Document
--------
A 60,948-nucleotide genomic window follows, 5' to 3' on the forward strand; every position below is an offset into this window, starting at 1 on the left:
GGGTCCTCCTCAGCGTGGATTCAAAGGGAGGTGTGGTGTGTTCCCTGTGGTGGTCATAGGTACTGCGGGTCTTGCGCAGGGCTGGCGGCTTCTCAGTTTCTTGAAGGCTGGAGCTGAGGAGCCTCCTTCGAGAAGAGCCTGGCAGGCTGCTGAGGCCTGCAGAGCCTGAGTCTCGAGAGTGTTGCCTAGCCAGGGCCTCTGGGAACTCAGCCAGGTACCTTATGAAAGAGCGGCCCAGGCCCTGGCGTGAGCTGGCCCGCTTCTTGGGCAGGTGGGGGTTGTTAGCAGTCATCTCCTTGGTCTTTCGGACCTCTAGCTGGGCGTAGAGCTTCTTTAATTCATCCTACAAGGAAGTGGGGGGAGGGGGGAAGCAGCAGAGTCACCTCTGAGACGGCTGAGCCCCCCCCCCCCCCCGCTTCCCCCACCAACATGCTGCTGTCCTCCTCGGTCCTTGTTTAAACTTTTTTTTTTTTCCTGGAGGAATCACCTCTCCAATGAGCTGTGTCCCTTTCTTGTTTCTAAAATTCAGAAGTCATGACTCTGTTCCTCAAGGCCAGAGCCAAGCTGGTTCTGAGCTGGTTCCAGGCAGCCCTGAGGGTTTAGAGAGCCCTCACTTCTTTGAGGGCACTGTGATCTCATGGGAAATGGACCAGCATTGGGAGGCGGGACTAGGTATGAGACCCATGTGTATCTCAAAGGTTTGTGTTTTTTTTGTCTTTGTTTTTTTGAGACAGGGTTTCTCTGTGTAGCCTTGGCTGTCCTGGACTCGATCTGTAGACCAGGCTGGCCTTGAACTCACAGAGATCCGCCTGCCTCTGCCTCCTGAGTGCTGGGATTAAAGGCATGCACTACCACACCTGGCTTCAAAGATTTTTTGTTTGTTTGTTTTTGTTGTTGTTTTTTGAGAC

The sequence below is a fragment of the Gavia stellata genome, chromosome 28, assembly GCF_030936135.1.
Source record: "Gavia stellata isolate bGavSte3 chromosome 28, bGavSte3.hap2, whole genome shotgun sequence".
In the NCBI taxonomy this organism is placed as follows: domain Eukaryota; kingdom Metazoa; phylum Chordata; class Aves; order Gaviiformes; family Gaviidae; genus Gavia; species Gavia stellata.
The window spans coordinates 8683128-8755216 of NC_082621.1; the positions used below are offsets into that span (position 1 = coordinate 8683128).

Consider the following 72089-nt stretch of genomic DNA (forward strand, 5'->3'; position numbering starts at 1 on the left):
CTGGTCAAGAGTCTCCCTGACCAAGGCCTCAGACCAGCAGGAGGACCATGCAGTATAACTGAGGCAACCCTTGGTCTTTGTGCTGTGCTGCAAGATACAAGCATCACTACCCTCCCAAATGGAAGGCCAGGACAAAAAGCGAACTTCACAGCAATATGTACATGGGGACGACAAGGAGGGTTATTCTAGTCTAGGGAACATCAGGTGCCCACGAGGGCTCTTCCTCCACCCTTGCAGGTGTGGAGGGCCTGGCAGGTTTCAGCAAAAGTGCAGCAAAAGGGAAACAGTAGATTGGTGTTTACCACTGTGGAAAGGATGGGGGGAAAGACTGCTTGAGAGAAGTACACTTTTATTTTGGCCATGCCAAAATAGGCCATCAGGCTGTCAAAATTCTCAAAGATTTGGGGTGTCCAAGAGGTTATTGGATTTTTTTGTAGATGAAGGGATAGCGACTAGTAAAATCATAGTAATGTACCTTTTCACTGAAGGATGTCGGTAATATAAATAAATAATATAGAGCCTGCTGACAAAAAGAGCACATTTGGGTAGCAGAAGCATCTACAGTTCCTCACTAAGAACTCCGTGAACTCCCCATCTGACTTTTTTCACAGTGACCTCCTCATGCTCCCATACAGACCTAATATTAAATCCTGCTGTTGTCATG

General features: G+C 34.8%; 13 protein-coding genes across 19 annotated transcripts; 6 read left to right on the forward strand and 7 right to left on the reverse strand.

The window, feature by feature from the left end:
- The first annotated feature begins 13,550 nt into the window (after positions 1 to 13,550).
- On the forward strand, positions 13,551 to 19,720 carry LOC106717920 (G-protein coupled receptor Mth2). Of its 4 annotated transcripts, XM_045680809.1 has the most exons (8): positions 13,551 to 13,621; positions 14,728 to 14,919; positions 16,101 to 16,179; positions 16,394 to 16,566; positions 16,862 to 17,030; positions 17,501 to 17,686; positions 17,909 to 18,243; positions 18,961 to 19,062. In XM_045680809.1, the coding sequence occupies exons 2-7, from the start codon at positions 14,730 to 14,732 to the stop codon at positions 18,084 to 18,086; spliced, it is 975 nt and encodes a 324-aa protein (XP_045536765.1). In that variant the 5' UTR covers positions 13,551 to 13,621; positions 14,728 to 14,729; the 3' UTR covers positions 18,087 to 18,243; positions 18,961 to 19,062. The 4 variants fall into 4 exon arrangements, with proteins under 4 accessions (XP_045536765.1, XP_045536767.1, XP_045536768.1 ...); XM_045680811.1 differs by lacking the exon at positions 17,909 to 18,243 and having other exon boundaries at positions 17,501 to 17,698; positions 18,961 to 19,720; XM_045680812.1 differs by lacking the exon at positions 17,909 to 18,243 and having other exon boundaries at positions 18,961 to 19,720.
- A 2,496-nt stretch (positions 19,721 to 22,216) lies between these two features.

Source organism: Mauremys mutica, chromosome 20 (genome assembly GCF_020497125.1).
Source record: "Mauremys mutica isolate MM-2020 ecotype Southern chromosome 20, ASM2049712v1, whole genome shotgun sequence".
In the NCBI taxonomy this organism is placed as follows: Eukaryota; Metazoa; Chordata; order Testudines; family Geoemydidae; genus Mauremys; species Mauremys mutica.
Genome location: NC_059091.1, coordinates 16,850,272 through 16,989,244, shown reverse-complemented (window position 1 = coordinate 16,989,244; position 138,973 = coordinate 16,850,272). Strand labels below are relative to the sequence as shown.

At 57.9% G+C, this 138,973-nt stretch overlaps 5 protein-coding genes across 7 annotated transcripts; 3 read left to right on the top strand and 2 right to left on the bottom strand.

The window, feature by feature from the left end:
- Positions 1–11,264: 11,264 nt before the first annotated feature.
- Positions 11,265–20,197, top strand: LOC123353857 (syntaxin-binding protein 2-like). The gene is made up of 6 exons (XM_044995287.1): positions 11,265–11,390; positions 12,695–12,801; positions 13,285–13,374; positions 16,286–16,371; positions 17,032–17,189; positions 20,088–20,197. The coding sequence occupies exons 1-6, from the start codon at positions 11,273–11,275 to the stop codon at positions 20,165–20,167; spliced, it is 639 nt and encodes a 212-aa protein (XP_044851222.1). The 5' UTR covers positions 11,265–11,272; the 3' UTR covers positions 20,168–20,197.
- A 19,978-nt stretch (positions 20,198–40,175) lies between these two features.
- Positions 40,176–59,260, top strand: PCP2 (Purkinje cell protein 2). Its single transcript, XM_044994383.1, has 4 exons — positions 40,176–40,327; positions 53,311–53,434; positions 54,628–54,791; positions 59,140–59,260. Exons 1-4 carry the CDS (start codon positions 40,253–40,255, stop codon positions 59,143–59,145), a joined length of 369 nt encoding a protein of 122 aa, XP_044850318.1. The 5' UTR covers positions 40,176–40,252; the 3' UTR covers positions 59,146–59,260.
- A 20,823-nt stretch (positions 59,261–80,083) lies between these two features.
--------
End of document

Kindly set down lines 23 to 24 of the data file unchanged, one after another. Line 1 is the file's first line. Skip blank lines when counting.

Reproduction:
- Positions 40,176–59,260, top strand: PCP2 (Purkinje cell protein 2). Its single transcript, XM_044994383.1, has 4 exons — positions 40,176–40,327; positions 53,311–53,434; positions 54,628–54,791; positions 59,140–59,260. Exons 1-4 carry the CDS (start codon positions 40,253–40,255, stop codon positions 59,143–59,145), a joined length of 369 nt encoding a protein of 122 aa, XP_044850318.1. The 5' UTR covers positions 40,176–40,252; the 3' UTR covers positions 59,146–59,260.
- A 20,823-nt stretch (positions 59,261–80,083) lies between these two features.